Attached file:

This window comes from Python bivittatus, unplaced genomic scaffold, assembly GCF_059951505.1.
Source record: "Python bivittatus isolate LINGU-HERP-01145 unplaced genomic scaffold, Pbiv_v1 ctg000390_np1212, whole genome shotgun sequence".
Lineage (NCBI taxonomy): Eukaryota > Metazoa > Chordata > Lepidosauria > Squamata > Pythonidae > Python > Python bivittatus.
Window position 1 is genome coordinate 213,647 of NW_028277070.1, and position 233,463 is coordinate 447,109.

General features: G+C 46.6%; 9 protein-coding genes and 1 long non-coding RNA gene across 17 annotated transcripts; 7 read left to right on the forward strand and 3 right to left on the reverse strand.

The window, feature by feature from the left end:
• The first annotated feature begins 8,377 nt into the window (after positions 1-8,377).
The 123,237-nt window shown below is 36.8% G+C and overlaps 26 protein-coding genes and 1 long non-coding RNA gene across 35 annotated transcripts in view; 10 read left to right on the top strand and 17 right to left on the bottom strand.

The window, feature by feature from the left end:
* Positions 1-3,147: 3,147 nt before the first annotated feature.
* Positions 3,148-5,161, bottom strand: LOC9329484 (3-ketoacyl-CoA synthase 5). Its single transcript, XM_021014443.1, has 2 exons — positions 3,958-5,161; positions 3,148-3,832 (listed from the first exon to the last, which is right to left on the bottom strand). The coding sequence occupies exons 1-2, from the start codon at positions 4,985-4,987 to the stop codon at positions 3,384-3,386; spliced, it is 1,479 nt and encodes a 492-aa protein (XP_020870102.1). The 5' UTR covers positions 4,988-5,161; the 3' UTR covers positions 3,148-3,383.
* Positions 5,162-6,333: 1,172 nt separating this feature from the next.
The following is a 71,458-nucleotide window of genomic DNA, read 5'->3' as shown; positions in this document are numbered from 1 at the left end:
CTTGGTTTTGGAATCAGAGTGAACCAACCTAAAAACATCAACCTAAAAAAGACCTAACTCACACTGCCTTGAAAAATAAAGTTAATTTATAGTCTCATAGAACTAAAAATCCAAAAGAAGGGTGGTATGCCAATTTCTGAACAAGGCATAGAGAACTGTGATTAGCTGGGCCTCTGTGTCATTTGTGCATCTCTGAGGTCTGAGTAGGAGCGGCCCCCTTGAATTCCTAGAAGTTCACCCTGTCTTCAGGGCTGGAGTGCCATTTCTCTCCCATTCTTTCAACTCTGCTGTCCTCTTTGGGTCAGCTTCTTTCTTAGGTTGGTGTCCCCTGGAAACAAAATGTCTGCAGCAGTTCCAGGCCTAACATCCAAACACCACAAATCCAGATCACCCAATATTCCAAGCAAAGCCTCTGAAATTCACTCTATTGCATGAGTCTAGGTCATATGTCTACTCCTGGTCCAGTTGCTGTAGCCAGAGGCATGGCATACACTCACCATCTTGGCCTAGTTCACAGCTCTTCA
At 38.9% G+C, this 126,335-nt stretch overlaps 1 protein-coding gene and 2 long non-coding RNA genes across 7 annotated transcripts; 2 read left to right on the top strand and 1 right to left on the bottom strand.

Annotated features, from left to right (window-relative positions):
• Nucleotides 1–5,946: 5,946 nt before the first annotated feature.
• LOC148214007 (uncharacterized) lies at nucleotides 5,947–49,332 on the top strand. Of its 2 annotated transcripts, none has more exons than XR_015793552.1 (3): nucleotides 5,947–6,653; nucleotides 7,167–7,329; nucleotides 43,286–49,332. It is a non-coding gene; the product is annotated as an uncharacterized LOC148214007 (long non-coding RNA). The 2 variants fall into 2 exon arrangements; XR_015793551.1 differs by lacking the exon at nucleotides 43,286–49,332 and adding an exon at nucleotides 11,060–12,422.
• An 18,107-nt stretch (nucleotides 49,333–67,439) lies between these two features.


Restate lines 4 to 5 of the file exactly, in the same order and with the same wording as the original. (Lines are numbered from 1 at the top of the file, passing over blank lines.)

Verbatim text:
Window position 1 is genome coordinate 213,647 of NW_028277070.1, and position 233,463 is coordinate 447,109.

General features: G+C 46.6%; 9 protein-coding genes and 1 long non-coding RNA gene across 17 annotated transcripts; 7 read left to right on the forward strand and 3 right to left on the reverse strand.